Susan explained many things to us, including a bit about the recovery period. She also said we would need to wash our daughter’s back with special antibacterial soap the night before and the morning of surgery. My daughter had just finished Michelle Spray’s book, so one of her questions was “Will I need a blood transfusion?” Susan explained how her blood would be hooked up to a “cell saver” to preserve as much of her own blood as possible that might exit her body during surgery – they keep the blood, clean it, and put it back into her body. Any additional need would be from a blood bank. We also asked what she could wear after surgery, and the answer was (as with most questions), “it depends on how you are doing”. But, Susan said usually patients are ready by day 2 or 3 to put regular clothes on and start feeling normal again – showers can probably occur after 3 days.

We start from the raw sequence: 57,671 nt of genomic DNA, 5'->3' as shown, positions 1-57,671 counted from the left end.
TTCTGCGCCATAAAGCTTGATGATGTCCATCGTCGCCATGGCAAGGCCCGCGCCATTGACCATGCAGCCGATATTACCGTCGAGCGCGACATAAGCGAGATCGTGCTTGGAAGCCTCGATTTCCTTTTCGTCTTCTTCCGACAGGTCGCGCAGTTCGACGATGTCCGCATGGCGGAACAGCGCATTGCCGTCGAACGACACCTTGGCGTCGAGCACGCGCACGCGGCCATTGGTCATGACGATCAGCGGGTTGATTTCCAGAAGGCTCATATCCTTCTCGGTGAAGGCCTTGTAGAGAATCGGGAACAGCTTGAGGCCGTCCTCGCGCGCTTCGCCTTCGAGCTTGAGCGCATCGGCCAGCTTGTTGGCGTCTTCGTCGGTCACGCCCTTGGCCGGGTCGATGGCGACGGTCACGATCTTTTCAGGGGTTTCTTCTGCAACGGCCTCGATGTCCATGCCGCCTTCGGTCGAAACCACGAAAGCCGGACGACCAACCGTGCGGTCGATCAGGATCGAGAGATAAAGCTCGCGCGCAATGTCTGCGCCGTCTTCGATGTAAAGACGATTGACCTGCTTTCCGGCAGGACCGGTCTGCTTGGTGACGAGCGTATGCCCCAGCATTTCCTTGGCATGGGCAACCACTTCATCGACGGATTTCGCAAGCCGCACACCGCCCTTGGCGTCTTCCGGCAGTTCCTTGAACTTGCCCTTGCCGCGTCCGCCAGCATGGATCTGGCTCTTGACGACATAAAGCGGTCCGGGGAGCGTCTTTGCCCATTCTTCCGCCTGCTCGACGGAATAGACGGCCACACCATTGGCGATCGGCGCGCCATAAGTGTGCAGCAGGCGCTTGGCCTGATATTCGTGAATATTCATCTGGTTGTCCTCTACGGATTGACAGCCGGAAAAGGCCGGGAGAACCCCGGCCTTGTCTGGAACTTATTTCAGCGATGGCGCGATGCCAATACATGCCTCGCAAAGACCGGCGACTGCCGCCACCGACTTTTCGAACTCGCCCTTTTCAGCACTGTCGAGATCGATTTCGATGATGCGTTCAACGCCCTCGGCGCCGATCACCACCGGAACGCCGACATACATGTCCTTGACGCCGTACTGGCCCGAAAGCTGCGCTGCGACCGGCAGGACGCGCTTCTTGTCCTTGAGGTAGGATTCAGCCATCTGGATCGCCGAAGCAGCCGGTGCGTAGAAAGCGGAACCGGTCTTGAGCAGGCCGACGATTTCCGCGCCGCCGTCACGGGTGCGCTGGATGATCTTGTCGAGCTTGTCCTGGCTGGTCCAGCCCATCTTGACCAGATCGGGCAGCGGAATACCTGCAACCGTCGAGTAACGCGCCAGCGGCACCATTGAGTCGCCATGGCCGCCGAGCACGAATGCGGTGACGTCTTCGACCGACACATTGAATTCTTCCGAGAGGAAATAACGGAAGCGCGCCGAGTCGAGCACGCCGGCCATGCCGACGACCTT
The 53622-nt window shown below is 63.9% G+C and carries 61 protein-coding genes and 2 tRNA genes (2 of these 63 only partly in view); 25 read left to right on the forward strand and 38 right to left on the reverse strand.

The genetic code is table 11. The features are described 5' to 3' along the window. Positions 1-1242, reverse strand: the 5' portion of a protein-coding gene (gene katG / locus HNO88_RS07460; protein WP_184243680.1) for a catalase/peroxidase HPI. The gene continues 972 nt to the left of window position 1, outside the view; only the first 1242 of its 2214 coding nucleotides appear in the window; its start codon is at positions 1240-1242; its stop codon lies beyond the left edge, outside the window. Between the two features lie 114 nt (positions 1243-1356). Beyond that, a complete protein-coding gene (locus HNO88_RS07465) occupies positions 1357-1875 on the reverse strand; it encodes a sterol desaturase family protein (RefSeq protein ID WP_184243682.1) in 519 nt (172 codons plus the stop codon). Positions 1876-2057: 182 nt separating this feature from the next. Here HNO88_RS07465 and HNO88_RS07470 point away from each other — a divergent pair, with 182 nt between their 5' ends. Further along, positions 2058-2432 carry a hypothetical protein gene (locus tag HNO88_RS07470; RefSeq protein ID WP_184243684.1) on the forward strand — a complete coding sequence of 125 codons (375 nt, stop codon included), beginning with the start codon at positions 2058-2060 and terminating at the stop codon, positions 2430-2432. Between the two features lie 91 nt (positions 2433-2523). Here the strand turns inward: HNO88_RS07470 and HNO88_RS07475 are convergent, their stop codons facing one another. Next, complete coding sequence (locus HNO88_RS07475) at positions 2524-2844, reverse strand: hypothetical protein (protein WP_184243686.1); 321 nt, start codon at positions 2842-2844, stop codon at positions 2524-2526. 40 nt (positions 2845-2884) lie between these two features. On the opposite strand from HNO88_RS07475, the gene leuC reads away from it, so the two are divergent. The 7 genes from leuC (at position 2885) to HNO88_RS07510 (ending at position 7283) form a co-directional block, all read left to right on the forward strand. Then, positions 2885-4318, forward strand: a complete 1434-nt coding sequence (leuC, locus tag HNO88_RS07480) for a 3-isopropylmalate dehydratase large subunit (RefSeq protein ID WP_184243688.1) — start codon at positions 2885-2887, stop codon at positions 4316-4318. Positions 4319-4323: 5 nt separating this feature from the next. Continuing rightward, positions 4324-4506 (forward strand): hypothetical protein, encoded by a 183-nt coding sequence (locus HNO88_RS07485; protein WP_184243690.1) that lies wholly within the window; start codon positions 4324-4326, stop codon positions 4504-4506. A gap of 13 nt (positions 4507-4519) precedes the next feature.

Our next stop was the set of x-rays that the Doctor will need to plan the surgery – including standing poses, lying down poses, and bending x-rays (to determine how flexible the spine is and how much correction we can expect). They told us that usually surgeons try to accomplish a 50% correction – so, since our daughter is around 88 to 90 degrees curvature, we can expect about 40-45 degrees when all is said and done. A great improvement, but still a substantial curve. We know that she will never have a perfect x-ray, but, hopefully they can also get some de-rotation out of the spine and her rib hump in back will subside.